According to the results of the vote, leaving the EU while maintaining membership in the customs union is the most popular scenario. The UK is due to leave the EU on 12 April, but could yet seek an extension.
The EU's chief negotiator, Michel Barnier, meanwhile said he now sees three scenarios moving forward: the PM's deal passing in a further so-called "meaningful vote", the UK requesting an extension to Brexit, or the UK leaving the EU without a deal. Mr Barnier added that any extension carried "significant risks for the EU" and that a "strong justification would be needed" before the EU would agree.
Sputnik has discussed Britain's withdrawal from the European Union with James Marlow, a member of the UK's Conservative Party.
Sputnik: The UK was due to leave the EU in just 11 days time, at the same time MPs have failed again to agree on an alternative Brexit plan. How likely is it that the UK will leave the EU with no deal?
James Marlow: Well, if I was a betting man I would not put money on that particular option because at the moment it is still 50-50. Clearly, the prime minister must have an idea in her mind as to what now her options are, but she's not telling anyone; perhaps, maybe her husband, maybe one or two people close to her.
So we've already been told by the CEO of Calais ports in France that if Britain was to leave without a specific deal with the EU, the ports will still be open, traffic will still be coming in and out, the big trucks will still be coming in and out, planes will still be taking off from Europe and landing in the UK.
And in the UK planes will be taking off and landing in the EU. Now this was something that we were told would not happen, but we've already got confirmation that this will happen. So I don't think it's really such a big scary story if we do leave with what's known as a managed deal. And the answer is at this point we just don't know.
Sputnik: If the UK does leave with a no-deal what could be the advantages?
James Marlow: One of the advantages, and I'm somebody who campaigned to leave the EU, not because I don't like the EU countries. I think Europe is a wonderful place, it's got so much history, it's got culture, it's got languages, it's got beautiful, beautiful holiday resorts. I love travelling into Europe and I was regularly there, working and speaking in different countries.
The problem that people like myself had was that Brussels was the supreme law of Britain and the rest of Europe. British judges confirmed this in the 90s after Britain signed the Maastricht Treaty, which basically was on the road to make a United States of Europe. And it is my belief that a number of people across Europe, I'm not talking about the politicians, but across Europe, people do not want to suddenly lose their heritage, their history, their background.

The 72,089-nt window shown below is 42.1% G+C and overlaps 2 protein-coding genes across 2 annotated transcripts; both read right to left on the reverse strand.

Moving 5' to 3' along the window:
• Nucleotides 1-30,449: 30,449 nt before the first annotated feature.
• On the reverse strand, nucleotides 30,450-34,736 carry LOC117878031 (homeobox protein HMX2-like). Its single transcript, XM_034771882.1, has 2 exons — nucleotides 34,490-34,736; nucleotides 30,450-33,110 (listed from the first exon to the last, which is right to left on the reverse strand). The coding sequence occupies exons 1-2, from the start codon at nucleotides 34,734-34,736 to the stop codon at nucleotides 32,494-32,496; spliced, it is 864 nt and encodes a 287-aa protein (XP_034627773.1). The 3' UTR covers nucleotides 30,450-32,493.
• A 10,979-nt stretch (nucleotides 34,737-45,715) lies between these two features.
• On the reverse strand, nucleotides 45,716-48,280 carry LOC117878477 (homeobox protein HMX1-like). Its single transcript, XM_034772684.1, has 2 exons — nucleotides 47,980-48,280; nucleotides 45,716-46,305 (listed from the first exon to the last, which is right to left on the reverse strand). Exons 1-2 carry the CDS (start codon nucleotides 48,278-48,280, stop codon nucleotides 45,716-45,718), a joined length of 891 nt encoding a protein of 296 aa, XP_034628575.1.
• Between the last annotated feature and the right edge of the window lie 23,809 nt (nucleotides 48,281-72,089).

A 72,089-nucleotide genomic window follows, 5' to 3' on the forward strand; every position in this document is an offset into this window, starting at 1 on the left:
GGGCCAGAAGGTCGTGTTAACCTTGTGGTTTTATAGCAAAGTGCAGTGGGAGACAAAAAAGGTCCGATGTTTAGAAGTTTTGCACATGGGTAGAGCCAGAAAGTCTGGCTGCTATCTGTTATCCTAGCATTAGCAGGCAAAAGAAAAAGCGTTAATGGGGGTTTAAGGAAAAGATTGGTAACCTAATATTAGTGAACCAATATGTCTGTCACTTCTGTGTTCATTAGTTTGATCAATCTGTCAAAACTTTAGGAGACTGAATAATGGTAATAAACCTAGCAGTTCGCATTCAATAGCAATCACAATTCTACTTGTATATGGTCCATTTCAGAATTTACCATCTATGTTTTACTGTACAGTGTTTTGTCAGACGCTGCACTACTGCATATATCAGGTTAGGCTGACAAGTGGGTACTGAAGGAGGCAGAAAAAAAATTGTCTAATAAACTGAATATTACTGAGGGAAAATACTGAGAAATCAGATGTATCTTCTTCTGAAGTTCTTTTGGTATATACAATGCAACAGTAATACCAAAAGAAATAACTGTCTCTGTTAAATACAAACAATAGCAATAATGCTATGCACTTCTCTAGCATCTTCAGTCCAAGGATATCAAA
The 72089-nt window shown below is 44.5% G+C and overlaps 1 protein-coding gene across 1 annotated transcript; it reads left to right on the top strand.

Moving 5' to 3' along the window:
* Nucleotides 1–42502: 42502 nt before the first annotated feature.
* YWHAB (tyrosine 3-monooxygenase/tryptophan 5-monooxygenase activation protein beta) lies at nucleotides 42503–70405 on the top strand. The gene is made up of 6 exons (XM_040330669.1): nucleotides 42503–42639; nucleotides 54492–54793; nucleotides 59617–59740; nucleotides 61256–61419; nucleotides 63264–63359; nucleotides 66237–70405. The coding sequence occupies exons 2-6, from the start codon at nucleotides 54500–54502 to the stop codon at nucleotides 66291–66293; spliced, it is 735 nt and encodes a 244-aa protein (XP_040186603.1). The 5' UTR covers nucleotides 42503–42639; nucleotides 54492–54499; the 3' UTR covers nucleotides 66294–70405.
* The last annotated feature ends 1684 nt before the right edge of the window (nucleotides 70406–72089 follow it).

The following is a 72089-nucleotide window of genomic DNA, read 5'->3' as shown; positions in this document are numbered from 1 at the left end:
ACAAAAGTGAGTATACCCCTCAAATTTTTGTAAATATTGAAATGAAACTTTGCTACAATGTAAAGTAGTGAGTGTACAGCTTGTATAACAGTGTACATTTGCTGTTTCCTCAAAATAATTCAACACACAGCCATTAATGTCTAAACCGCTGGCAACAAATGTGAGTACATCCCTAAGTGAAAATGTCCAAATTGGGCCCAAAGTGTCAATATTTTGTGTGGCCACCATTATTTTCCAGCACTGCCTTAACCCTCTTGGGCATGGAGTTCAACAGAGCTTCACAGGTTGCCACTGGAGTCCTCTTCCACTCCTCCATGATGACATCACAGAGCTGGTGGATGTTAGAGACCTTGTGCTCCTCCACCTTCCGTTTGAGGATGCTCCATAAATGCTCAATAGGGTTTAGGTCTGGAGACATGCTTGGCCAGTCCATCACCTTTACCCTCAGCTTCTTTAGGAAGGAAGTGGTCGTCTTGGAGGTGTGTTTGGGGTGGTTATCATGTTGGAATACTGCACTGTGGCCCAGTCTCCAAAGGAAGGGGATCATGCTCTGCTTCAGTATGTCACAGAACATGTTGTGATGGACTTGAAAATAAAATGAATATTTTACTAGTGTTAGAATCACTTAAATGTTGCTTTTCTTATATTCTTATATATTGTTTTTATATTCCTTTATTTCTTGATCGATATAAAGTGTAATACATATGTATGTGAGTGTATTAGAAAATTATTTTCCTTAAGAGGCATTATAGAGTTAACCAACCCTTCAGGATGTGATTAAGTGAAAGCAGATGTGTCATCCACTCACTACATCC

So once a week all the files are collected and they're put on trains and are transported over to Strasbourg just because the Parliament can sit in France and then goes back the following week to Belgium. It's the craziest thing where so much money is wasted.
So, on the contrary, the advantage of leaving the EU is that Britain then has the power to pass laws for its own people and it's not under the jurisdiction of the European court of justice; because up to now laws are passed in this country, it can go to the Supreme Court, the House of Lords, they can make a final decision, but then the European Court of Justice can overrule that decision in Great Britain, and that's unfair.
So the advantages would be to forge trade deals with other countries around the world. Namely, Commonwealth countries, Australia, New Zealand, Israel, the United States, Canada, many African countries; they all express their wish to make a free trade deal with Great Britain if they were to come out of the EU. Of course, we still want a trade deal with Europe but if we can't get that then we continue with the trade deals with the rest of the world and that's our advantage.
Sputnik: The Irish prime minister has said that Ireland has prepared intensively for a no deal scenario and the EU has repeatedly said that they're ready for a no-deal. What does this actually mean for Ireland and for the EU to be prepared for a no-deal?
James Marlow: That the EU is saying is that it is prepared for a no-deal option. France has also said that it has spent millions and millions in preparations for a no-deal option and we believe them.
So this is why Northern Ireland is part of the UK, and I, as a unionist, am somebody who is very supportive of this; listen to what the Northern Ireland people say, and they are represented by a political party which has 10 seats, it's called the Democratic Unionist Party, also known as the DUP. And they've made it very clear that if Britain was to leave without a deal that they would not put up a border between Northern Ireland and Southern Ireland.
The Irish have made it clear that they would not erect a border between Southern Ireland and Northern Ireland, and the Europeans have also said that they would not put up a border. So this is the main sticking point as to whether there will be a border if I recall it's 322 miles across Southern Ireland to Northern Ireland. So it's a great distance.
Views and opinions, expressed in the article are those of James Marlow and do not necessarily reflect those of Sputnik.
The views and opinions expressed in the article do not necessarily reflect those of Sputnik.